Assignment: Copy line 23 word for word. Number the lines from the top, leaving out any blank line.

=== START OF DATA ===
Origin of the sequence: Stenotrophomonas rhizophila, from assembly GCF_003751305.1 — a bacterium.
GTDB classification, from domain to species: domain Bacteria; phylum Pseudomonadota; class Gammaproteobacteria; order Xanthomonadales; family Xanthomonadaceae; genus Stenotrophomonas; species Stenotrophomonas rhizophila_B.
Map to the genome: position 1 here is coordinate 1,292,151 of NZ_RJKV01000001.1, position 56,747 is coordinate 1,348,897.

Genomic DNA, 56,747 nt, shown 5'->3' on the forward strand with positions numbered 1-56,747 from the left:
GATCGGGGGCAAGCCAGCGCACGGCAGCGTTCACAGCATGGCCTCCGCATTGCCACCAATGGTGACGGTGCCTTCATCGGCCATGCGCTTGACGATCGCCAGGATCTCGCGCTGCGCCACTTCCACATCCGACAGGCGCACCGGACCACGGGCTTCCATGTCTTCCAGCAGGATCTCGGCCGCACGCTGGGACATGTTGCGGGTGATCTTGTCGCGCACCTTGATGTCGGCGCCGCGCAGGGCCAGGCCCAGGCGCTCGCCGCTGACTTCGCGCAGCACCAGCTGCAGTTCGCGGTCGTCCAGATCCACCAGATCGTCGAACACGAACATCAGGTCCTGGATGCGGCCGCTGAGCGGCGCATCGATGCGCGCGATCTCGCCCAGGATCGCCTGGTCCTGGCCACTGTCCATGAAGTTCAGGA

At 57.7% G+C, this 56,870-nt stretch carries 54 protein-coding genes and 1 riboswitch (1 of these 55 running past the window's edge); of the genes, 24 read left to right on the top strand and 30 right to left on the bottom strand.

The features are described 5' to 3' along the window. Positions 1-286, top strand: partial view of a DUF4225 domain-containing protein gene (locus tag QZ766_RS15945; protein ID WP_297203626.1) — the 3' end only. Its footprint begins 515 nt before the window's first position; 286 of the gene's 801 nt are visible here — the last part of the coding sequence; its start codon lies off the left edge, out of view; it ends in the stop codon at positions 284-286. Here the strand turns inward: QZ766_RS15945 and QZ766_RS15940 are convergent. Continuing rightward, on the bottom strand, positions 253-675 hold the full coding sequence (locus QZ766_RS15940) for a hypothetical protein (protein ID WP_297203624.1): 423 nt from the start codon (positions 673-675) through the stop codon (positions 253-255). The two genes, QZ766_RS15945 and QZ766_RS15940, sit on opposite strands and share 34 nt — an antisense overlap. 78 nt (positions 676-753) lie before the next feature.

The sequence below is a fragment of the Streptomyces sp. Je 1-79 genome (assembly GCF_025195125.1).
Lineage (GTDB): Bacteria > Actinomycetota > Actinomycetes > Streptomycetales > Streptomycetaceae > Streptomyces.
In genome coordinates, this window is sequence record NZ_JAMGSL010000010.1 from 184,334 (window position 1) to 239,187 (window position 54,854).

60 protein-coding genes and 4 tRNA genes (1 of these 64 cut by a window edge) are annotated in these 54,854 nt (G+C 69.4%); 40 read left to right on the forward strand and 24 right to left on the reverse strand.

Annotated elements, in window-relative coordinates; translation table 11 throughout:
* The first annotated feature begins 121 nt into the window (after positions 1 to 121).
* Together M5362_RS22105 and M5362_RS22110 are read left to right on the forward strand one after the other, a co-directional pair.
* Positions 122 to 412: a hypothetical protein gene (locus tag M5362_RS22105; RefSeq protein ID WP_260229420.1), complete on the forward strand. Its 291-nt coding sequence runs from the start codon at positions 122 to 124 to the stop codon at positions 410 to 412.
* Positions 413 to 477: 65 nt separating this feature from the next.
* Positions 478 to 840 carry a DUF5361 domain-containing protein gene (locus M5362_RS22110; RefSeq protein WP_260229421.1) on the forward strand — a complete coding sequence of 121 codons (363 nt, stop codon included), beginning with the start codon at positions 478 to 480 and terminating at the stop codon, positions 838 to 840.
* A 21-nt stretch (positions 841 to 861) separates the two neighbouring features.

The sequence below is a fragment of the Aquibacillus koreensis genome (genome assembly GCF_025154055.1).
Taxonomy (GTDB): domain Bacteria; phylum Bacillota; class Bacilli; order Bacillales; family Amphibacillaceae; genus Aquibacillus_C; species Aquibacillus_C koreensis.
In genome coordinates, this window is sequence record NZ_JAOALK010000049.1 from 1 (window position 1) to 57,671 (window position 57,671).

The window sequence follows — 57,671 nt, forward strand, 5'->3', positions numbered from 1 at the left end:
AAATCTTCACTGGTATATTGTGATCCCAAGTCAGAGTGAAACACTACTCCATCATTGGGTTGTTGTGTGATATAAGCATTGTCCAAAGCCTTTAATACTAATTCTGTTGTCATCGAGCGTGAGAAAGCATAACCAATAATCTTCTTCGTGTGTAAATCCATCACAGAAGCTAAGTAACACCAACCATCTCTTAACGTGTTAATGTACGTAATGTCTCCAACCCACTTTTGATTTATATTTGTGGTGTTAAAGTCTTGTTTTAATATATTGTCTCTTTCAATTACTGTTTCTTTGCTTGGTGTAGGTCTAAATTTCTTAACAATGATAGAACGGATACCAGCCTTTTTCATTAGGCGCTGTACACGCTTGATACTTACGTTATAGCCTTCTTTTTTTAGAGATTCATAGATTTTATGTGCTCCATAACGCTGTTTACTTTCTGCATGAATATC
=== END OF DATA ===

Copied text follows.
AAATCTTCACTGGTATATTGTGATCCCAAGTCAGAGTGAAACACTACTCCATCATTGGGTTGTTGTGTGATATAAGCATTGTCCAAAGCCTTTAATACTAATTCTGTTGTCATCGAGCGTGAGAAAGCATAACCAATAATCTTCTTCGTGTGTAAATCCATCACAGAAGCTAAGTAACACCAACCATCTCTTAACGTGTTAATGTACGTAATGTCTCCAACCCACTTTTGATTTATATTTGTGGTGTTAAAGTCTTGTTTTAATATATTGTCTCTTTCAATTACTGTTTCTTTGCTTGGTGTAGGTCTAAATTTCTTAACAATGATAGAACGGATACCAGCCTTTTTCATTAGGCGCTGTACACGCTTGATACTTACGTTATAGCCTTCTTTTTTTAGAGATTCATAGATTTTATGTGCTCCATAACGCTGTTTACTTTCTGCATGAATATC